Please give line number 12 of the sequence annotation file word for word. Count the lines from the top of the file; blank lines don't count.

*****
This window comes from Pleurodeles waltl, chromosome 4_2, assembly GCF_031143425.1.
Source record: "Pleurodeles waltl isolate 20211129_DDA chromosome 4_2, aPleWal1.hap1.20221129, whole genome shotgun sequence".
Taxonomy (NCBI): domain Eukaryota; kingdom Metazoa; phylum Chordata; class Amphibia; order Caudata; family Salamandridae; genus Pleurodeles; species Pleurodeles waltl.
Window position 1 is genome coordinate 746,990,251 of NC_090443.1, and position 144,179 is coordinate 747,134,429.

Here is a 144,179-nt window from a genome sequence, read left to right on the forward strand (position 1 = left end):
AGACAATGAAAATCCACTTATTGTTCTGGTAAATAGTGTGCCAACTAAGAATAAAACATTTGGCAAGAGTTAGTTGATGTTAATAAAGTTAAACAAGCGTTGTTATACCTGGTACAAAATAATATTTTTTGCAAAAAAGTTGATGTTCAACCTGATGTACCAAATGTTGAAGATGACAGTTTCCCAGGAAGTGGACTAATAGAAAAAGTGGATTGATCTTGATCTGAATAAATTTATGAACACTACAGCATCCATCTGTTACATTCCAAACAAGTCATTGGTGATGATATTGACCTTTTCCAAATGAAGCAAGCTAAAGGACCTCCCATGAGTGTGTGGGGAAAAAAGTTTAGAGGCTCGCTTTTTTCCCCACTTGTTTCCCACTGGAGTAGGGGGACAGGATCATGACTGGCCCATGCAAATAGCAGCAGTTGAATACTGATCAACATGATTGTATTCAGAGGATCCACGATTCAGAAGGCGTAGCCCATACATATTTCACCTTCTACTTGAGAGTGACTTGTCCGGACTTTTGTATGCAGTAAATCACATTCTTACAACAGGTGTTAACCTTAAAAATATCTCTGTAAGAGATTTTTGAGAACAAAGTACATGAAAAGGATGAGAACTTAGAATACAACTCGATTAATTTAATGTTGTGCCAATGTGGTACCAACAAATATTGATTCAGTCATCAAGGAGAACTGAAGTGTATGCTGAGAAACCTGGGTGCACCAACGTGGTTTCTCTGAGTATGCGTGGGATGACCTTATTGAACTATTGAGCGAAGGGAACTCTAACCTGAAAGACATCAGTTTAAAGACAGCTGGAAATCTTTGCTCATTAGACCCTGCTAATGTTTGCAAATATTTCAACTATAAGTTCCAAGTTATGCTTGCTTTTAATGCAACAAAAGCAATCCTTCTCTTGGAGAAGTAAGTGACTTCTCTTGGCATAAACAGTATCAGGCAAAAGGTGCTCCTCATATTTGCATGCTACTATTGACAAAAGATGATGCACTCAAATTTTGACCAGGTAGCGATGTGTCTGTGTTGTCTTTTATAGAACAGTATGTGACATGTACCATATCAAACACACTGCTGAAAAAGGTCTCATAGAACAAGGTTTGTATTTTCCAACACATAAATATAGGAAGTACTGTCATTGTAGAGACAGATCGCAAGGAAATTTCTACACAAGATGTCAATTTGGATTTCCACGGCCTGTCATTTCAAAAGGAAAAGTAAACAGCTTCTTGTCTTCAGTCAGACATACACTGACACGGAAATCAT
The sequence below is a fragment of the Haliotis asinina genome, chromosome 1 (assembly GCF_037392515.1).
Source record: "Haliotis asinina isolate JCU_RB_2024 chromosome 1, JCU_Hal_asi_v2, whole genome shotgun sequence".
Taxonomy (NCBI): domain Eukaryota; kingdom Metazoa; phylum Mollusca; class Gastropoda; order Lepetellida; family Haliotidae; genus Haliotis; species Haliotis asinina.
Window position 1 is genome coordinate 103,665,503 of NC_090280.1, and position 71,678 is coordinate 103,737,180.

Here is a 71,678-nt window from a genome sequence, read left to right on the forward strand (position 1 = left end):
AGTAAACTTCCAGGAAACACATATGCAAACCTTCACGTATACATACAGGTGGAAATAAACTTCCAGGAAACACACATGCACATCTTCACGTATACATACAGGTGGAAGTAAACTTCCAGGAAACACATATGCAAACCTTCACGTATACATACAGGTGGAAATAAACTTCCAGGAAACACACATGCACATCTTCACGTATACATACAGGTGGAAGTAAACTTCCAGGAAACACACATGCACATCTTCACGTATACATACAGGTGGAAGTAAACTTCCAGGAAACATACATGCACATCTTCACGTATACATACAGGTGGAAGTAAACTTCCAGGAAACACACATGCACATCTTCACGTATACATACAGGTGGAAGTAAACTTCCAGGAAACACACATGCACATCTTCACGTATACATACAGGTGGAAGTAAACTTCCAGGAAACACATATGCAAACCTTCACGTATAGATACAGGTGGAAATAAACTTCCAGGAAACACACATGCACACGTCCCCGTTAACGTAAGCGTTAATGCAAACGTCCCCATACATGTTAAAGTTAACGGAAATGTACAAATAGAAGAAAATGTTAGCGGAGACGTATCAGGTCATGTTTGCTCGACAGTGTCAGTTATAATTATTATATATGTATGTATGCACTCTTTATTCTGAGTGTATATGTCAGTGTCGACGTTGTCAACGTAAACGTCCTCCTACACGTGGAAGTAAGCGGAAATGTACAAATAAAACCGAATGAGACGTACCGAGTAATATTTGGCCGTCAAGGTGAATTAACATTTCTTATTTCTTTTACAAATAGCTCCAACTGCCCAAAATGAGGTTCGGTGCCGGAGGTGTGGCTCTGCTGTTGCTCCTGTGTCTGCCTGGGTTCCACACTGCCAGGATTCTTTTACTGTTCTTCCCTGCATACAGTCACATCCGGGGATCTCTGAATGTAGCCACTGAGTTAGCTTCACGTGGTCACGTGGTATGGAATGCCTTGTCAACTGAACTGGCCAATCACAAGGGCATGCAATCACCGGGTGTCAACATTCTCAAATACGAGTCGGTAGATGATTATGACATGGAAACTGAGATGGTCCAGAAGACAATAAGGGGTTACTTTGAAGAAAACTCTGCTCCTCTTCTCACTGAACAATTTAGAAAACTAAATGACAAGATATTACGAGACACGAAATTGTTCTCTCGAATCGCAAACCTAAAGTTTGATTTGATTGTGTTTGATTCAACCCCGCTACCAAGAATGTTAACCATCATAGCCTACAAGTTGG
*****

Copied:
AGTAAACTTCCAGGAAACACATATGCAAACCTTCACGTATACATACAGGTGGAAATAAACTTCCAGGAAACACACATGCACATCTTCACGTATACATACAGGTGGAAGTAAACTTCCAGGAAACACATATGCAAACCTTCACGTATACATACAGGTGGAAATAAACTTCCAGGAAACACACATGCACATCTTCACGTATACATACAGGTGGAAGTAAACTTCCAGGAAACACACATGCACATCTTCACGTATACATACAGGTGGAAGTAAACTTCCAGGAAACATACATGCACATCTTCACGTATACATACAGGTGGAAGTAAACTTCCAGGAAACACACATGCACATCTTCACGTATACATACAGGTGGAAGTAAACTTCCAGGAAACACACATGCACATCTTCACGTATACATACAGGTGGAAGTAAACTTCCAGGAAACACATATGCAAACCTTCACGTATAGATACAGGTGGAAATAAACTTCCAGGAAACACACATGCACACGTCCCCGTTAACGTAAGCGTTAATGCAAACGTCCCCATACATGTTAAAGTTAACGGAAATGTACAAATAGAAGAAAATGTTAGCGGAGACGTATCAGGTCATGTTTGCTCGACAGTGTCAGTTATAATTATTATATATGTATGTATGCACTCTTTATTCTGAGTGTATATGTCAGTGTCGACGTTGTCAACGTAAACGTCCTCCTACACGTGGAAGTAAGCGGAAATGTACAAATAAAACCGAATGAGACGTACCGAGTAATATTTGGCCGTCAAGGTGAATTAACATTTCTTATTTCTTTTACAAATAGCTCCAACTGCCCAAAATGAGGTTCGGTGCCGGAGGTGTGGCTCTGCTGTTGCTCCTGTGTCTGCCTGGGTTCCACACTGCCAGGATTCTTTTACTGTTCTTCCCTGCATACAGTCACATCCGGGGATCTCTGAATGTAGCCACTGAGTTAGCTTCACGTGGTCACGTGGTATGGAATGCCTTGTCAACTGAACTGGCCAATCACAAGGGCATGCAATCACCGGGTGTCAACATTCTCAAATACGAGTCGGTAGATGATTATGACATGGAAACTGAGATGGTCCAGAAGACAATAAGGGGTTACTTTGAAGAAAACTCTGCTCCTCTTCTCACTGAACAATTTAGAAAACTAAATGACAAGATATTACGAGACACGAAATTGTTCTCTCGAATCGCAAACCTAAAGTTTGATTTGATTGTGTTTGATTCAACCCCGCTACCAAGAATGTTAACCATCATAGCCTACAAGTTGG